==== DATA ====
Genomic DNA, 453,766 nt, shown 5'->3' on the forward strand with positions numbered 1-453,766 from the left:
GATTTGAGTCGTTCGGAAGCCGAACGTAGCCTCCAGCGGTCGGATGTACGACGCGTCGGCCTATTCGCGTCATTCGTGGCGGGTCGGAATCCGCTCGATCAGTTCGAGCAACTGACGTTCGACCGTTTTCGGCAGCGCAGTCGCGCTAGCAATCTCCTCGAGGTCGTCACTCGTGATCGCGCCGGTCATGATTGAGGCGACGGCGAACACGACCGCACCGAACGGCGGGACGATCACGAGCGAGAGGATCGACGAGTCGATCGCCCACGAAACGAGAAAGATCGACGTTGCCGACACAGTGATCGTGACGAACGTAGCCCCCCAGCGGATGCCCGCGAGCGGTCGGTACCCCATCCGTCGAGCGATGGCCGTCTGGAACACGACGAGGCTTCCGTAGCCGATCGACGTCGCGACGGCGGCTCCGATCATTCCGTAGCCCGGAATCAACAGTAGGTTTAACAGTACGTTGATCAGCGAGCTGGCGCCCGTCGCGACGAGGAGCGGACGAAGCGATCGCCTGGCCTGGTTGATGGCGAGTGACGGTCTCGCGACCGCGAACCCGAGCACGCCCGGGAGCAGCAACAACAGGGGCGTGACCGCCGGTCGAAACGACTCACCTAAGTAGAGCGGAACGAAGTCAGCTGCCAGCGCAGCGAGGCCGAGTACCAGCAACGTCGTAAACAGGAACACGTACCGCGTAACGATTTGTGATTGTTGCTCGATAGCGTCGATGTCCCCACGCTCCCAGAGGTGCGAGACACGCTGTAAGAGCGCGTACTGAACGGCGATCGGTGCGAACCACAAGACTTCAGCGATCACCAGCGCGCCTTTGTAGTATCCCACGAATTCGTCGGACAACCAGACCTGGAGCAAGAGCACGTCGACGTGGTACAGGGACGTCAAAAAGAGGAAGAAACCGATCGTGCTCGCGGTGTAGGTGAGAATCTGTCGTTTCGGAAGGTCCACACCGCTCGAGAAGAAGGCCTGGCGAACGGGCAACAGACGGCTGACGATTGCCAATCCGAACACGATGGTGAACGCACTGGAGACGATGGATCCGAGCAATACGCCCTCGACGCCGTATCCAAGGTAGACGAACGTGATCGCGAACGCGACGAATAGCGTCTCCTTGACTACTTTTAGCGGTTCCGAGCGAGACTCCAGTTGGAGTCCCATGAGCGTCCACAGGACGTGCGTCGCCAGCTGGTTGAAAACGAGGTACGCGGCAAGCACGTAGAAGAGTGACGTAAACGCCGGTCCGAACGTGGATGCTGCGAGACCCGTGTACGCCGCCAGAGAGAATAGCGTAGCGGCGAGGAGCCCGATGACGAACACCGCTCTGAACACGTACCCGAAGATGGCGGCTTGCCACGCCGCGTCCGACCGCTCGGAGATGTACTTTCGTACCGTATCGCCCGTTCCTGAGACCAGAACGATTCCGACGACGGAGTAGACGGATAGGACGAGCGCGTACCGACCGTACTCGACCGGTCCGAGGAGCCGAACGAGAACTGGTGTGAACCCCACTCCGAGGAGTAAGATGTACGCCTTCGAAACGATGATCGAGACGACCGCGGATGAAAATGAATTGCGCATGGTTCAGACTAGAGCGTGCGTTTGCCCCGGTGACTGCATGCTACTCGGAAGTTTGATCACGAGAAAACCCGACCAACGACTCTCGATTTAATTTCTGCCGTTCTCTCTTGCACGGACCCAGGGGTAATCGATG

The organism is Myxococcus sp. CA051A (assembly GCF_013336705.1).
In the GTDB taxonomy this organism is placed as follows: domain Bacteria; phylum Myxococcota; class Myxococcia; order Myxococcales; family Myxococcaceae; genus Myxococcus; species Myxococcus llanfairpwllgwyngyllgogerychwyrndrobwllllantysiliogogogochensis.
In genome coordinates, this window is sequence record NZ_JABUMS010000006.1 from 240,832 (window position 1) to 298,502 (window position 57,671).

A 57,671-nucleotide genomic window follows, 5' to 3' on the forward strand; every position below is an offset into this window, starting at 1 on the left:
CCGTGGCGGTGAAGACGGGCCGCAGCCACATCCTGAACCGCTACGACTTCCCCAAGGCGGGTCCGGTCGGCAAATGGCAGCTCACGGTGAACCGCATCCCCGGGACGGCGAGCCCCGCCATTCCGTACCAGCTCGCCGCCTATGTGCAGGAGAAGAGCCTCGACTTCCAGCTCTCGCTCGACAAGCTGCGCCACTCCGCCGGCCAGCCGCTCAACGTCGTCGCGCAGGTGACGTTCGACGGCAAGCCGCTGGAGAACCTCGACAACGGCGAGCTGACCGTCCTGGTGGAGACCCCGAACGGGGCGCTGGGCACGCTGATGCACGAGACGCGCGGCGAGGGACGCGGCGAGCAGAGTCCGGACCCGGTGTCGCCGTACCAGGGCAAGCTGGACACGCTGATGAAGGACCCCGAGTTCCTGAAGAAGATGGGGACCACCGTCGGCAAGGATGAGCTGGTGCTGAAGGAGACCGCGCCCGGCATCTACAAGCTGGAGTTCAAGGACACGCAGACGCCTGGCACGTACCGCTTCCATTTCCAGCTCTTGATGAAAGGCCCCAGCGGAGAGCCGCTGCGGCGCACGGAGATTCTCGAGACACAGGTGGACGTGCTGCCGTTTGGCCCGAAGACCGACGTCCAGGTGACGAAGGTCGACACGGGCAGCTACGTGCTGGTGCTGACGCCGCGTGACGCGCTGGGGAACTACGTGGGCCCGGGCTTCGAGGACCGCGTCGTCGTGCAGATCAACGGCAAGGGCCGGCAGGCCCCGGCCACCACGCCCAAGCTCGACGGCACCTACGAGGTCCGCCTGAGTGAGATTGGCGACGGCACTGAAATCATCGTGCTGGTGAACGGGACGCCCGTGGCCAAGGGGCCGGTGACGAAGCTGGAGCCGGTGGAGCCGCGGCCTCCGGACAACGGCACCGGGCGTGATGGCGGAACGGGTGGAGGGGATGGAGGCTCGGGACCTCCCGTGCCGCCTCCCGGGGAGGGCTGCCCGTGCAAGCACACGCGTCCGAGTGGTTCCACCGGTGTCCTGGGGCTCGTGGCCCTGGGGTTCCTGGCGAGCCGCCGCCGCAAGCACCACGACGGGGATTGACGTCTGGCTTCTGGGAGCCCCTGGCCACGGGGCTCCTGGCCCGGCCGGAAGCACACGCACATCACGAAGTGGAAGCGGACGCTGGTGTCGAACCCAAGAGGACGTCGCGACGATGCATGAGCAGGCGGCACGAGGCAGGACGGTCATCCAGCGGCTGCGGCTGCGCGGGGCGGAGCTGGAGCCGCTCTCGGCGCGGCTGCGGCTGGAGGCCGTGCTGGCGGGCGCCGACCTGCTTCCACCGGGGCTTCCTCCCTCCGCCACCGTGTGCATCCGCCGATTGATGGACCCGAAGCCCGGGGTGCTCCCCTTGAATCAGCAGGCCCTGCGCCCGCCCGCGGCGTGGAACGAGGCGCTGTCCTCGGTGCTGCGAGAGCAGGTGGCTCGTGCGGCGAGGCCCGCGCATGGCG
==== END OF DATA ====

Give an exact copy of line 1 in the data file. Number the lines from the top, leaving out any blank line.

Genomic DNA, 453,766 nt, shown 5'->3' on the forward strand with positions numbered 1-453,766 from the left: